Each day at Kitaki ends with a cabin reflection time known as Vespers.  Designed to help campers process through their experience of the day, their experience with each other, and to learn more about the Y Core Values of Honesty, Caring, Respect, and Responsibility, Vespers is also a good transition to quiet time and sleep.  Campers frequently gather in a circle around some candles with the lights dimmed.  The vespers program will frequently feature a story, music, and each camper sharing a reflection on their day or the stories shared. 

Comfort at Camp
Comfort at Camp

One of the most important parts of the camp experience is a child's comfort.  We know that before a child can really learn a new skill, make new friends, or grow in their self esteem, they have to be comfortable with where they are at, and who they are with.  We work deligently to try to make sure that happens from the moment a camper sets foot inside Kitaki. 

Learning to be comfortable and confidant in new situations is a huge stepping stone to independance and growth.

While homesickness is not super common at Kitaki, it does happen.  Which is why we train our staff on the best ways to help kids adjust and work through those emotions. 

How you can help

As parents setting your child up for success at camp is one of the best things you can do.  Ways to help ensure they are ready are:

  • Help your child have positive experiences away from you at grandparents homes or friends homes so they can get used to being away, and make sure camp is to strange either.  Come for a tour or family days prior to dropping your child off!
  • Don't dwell on how much you and the dog will miss them, focus on being excited about how much fun they will have at camp.
  • Write positive letters and notes for your camper to receive during camp, but avoid making the camper feel like they are missing out on things at home, or that you miss them so much you can't function.
  • Have your camper help you pack their luggage, knowing where the swim suit is in the bag (or even that they have one) is a huge comfort to a child in a new place.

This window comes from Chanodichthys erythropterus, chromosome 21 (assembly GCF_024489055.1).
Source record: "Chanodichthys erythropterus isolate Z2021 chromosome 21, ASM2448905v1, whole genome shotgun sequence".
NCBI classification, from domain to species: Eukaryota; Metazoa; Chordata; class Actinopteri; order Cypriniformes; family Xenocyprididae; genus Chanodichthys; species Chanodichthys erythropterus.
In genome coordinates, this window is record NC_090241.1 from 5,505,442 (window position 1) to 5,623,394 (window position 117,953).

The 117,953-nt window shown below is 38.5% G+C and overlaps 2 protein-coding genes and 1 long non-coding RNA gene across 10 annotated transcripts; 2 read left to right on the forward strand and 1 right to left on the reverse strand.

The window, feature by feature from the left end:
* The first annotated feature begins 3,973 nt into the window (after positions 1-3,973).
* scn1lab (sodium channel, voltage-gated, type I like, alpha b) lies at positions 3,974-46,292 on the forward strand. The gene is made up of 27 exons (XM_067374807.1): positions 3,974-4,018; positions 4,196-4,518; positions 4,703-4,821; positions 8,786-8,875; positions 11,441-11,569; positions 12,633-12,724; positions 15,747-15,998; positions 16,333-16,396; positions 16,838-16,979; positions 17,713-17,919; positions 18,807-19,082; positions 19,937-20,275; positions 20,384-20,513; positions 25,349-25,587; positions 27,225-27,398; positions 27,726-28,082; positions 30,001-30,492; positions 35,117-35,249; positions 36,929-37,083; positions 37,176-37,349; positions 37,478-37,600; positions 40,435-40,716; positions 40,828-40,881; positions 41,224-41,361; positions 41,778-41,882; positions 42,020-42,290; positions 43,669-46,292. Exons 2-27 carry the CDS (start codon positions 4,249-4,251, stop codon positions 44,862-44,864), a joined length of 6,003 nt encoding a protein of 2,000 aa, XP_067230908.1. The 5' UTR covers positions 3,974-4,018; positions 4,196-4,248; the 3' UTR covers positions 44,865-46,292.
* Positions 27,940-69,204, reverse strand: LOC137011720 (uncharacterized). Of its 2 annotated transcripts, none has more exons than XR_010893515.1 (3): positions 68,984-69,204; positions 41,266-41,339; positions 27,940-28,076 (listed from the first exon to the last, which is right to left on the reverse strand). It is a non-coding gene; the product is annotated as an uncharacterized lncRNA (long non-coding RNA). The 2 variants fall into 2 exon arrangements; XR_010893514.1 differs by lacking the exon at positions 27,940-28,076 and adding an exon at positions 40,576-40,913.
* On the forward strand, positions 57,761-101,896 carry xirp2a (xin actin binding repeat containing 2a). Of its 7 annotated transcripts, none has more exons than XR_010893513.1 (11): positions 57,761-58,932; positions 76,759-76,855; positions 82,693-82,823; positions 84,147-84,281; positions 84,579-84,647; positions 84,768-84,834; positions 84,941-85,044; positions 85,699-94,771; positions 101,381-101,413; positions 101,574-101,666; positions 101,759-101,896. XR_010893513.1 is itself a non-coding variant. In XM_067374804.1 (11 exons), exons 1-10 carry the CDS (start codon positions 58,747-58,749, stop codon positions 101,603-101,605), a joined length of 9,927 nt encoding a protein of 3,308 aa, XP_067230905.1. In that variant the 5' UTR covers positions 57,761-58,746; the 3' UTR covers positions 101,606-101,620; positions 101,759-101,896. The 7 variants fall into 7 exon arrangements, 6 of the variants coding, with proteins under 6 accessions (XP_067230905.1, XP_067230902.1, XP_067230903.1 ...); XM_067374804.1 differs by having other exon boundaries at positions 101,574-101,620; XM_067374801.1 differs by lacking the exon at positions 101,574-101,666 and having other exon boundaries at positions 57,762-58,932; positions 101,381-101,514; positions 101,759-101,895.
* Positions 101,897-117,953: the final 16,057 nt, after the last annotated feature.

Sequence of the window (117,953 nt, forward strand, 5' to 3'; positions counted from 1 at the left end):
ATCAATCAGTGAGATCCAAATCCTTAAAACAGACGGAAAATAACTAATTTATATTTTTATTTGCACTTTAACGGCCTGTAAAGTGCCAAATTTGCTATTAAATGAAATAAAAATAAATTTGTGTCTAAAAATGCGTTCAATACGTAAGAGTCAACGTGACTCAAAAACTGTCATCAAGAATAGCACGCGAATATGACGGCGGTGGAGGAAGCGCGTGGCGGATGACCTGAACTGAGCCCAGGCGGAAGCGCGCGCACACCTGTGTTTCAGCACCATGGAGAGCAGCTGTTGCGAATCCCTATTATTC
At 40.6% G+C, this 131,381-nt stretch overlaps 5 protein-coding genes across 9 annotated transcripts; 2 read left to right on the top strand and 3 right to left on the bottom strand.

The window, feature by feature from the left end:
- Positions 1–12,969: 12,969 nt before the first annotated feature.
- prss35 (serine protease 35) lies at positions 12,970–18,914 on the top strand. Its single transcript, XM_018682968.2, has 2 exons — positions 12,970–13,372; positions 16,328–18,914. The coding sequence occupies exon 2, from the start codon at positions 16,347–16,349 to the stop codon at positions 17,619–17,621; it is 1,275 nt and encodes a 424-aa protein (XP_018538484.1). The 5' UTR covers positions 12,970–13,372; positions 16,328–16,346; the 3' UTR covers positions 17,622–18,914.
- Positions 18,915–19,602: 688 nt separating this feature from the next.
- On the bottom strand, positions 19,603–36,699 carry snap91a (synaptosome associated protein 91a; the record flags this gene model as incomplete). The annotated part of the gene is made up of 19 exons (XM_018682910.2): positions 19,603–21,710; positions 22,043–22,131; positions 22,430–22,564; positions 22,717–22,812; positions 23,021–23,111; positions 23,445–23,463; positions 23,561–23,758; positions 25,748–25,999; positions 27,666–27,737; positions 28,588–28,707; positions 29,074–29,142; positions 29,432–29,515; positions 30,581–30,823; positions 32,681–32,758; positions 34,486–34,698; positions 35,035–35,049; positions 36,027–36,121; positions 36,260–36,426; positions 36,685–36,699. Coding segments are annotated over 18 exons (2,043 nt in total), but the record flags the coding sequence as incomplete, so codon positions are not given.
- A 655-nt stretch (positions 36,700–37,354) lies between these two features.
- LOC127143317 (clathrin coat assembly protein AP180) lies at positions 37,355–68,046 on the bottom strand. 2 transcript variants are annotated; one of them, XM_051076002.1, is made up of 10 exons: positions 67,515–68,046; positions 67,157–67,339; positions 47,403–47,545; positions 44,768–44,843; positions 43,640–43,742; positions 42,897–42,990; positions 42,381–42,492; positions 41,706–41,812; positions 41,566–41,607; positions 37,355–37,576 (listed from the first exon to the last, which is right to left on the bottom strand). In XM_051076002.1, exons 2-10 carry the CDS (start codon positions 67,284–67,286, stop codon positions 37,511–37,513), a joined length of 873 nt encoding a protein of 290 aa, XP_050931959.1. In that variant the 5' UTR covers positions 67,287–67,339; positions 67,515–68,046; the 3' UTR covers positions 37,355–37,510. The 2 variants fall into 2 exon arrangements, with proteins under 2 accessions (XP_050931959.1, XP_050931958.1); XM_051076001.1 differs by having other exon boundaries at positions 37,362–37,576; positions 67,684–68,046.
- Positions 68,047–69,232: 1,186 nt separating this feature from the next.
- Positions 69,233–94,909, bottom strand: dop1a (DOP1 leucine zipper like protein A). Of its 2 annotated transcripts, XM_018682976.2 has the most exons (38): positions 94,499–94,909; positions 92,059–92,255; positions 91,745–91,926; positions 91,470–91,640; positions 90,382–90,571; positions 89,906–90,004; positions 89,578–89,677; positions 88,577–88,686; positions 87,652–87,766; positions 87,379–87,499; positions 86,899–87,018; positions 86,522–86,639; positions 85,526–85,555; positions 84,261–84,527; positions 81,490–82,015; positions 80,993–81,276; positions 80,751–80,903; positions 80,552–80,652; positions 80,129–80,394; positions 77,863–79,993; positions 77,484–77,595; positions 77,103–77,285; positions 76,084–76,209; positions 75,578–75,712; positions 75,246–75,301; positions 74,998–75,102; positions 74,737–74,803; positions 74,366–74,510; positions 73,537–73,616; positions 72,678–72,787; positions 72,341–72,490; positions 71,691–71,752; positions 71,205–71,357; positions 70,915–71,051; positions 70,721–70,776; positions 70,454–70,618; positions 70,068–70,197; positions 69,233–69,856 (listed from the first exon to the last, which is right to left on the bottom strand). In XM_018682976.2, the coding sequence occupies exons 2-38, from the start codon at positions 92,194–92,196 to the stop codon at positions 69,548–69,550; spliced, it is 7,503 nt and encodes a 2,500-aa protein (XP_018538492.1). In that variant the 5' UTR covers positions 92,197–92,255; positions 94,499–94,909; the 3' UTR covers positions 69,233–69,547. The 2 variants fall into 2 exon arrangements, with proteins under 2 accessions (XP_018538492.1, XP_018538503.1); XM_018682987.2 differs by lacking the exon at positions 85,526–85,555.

• If you and your camper have important routines (such as tucking them in at night), prepare them for the absence of that routine, by telling them a little more what to expect at camp.
  • Don't promise that your camper can call you at any time, or that you will come get them if they miss home.  Instead affirm that you know they will have a great time and that you look forward to hearing all about it at the end of the week.  Also let your camper know that if he or she needs anything to ask the staff.  We are there to help!

What we do if a child is homesick

It is very common for a child to feel uncertain the first night or two at camp.  If a camper is struggling we immediately look for any underlying cause at camp (IE didn't sleep well, issues with cabin mates, didn't eat enough, dehydated etc.), and focus on the positives that we can control:

  • Finding something they are excited about doing, and doing it.
  • Finding a new friend and making sure they are connected.
  • Ensuring the camper feels comfortable checking in and speaking with the staff in his or her cabin.

While this is going on we also will contact you as parents to discuss the situation and get your ideas and input (without the campers knowledge).  You are the expert on your kid and we want you involved in the process of helping them grow!